Whether breached by hackers in a Shanghai hideout, bullied by the National Security Agency, or becoming the latest exposé on WikiLeaks, corporations seem to be having quite a bit of trouble keeping secrets these days.
Last month a 28-year-old anarchist activist was sentenced to 10 years in prison for his role in stealing and publishing millions of internal emails from defense contractor Stratfor. Meanwhile, plenty of eyebrows remain raised over disclosures that American technology firms, including Microsoft, Google and Facebook, may have been leaking sensitive customer data to facilitate the NSA’s domestic surveillance programs. This news follows troubling reports that Chinese hackers have infiltrated many Fortune 500 companies, including Ford, DuPont, General Motors, Dow Chemical and Motorola, as acknowledged in a strategy briefing from the White House that declared corporate espionage and trade secret theft are undermining our national security and economic stability.
Evidently, corporate America has become a frontline for cloak-and-dagger espionage. Yet in-house attorneys, outside counsel, compliance officers and executives seeking ways to safeguard their company’s trade secrets may be surprised to learn that more immediate and more mundane threats may present a greater risk to their enterprise and its competitive edge. Fifteen years as an investigator and corporate intelligence specialist have taught me that very few companies – public or private – are capable of completely shielding their strategic, financial, and operational plans from public view. Below are several reasons why they remain vulnerable.
1. Your Former Employees Don’t Forget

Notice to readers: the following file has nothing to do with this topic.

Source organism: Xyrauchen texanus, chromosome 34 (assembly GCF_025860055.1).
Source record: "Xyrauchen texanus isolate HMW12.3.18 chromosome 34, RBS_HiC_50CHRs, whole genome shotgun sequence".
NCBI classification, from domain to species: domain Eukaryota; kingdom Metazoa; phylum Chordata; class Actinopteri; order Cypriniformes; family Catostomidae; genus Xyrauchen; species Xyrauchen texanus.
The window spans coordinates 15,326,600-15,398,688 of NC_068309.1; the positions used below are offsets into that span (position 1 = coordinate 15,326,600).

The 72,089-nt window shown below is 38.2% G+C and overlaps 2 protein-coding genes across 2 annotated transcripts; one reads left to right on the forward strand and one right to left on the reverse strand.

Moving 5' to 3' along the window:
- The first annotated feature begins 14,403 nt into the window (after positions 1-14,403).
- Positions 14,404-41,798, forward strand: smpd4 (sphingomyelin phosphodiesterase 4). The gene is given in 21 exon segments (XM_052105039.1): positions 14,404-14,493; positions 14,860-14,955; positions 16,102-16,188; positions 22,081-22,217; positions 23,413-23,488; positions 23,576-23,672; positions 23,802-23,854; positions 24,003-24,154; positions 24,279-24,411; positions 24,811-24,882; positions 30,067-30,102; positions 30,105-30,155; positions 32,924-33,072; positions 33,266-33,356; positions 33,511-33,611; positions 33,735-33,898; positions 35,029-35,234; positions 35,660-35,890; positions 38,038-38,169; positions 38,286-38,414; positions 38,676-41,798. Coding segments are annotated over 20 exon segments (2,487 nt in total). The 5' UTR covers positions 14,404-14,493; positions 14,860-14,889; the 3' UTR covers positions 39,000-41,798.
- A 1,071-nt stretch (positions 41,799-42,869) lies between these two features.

When searching for witnesses in class action suits, my colleagues often approach ex-employees and retired executives of defendant companies to determine if they’ll be willing to testify against their former employers. Sounds like a tough sell, right? Particularly if you consider that we are cold-calling these folks out of the blue. Yet we consistently find – to our continual surprise – that many people are willing to cooperate.
In one case, a retired R&D director initially balked when asked if he would meet with the personal injury attorneys suing the medical device manufacturer where he’d spent his career, saying, “That would be like [testifying] against myself.” However, his resistance softened once he’d been assured that the plaintiffs were not interested in pursuing him personally as a party in the lawsuit. In all likelihood, we explained, he would never have to set foot in a courtroom. It didn’t hurt our client was also willing to consider covering his consulting rate of $500 per hour for services rendered as an expert advisor.
2. You Can’t Trust Every Consultant
Management consultants at elite firms earn handsome hourly fees by trafficking in privileged insights, euphemistically known as “best practices.” Their knowledge of key players and critical trends in any given industry is increased – and made incrementally more valuable – with every hour they spend inside their clients’ offices and conference rooms. After completing their assignment, they become potential sources for research conducted by their clients’ competitors and other interested parties.
The threat of such leaks was highlighted during the government’s crackdown on insider trading, which has resulted in criminal convictions of former executives from several consulting firms, including McKinsey & Co. and A.T. Kearny. In a case billed as the largest insider trading case in history, a pharmaceutical consultant allegedly sold nonpublic data on a drug trial, after being introduced to a hedge fund portfolio manager by one of several “expert network” firms that play matchmaker for hired guns with stories to tell.